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TRUST trains doctors for rural, underserved areas

2010-12-08T00:00:00Z TRUST trains doctors for rural, underserved areasBy CINDY UKEN Billings Gazette Helena Independent Record
December 08, 2010 12:00 am  • 

BILLINGS — In 2008, in an effort to ensure health care in the rural and underserved pockets of the state, the Montana Targeted Rural Underserved Track (TRUST) was created.

It uses an innovative four-year rural and underserved medical school curriculum as its foundation and selects a group of five Montana WWAMI students. Prior to starting medical school, these students engage in a two-week experience that matches them with a mentor and a community they will continue to connect with during the next four years.

In the first and second year of medical school, students take a class in rural health care. TRUST students participate in a special health policy journal club and participate in evening sessions with a select group of rural and underserved providers from around Montana.

In the summer between the first and second year of medical school, the students return to their TRUST site to complete the one-month experience, which includes a short community-based research project. TRUST students in the second year move to Seattle and participate in an Underserved Pathway, which allows students to focus on the care of underserved populations throughout medical school. In the third year of medical school, students return for the fifth time to their TRUST site to complete a five-month experience in rural and underserved medicine.

The goal of the TRUST program is to select students with rural and underserved backgrounds who are most likely to return to these areas. The students are also encouraged to choose specialties that serve those areas, generally a primary care specialty such as family medicine, internal medicine and pediatrics.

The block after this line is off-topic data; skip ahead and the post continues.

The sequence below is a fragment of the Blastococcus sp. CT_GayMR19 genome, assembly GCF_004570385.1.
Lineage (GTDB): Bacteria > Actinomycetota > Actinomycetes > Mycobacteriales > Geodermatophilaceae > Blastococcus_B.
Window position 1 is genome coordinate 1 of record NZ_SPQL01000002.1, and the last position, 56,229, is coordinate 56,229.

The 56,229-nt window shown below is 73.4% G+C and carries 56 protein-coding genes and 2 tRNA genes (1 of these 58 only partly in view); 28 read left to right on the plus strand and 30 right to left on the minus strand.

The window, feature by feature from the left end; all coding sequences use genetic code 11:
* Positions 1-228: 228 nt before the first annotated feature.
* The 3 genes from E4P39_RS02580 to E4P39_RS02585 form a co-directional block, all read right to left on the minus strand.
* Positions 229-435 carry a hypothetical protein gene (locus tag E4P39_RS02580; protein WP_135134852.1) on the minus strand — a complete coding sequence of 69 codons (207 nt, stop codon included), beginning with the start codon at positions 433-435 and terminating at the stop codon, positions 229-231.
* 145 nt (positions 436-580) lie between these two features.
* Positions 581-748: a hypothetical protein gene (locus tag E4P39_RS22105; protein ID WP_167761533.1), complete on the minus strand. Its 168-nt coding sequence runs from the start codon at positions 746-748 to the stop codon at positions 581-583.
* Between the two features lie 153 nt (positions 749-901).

“This is a very innovative program,” said Dr. Jay Erickson, assistant dean of the Montana WWAMI Clinical Office.

It draws on successful programs already within the University of Washington School of Medicine as well as drawing upon successful aspects of other rural medical education programs nationally and internationally.

“The TRUST program highlights the commitment that the Montana WWAMI program is making to help meet the physician workforce needs in Montana,” Erickson said.

Over the 37 years of the Montana WWAMI program, at least 40 percent of graduates who practice have returned to Montana, Erickson said. Nationally the state return rate for public medical schools is 39 percent. When you add the graduates from other WWAMI states who return to practice in Montana the overall return rate is 55 percent.

“We hope with the changes we are initiating in the Montana WWAMI program this return rate will improve especially in the specialties and areas where there are needs,” Erickson said.

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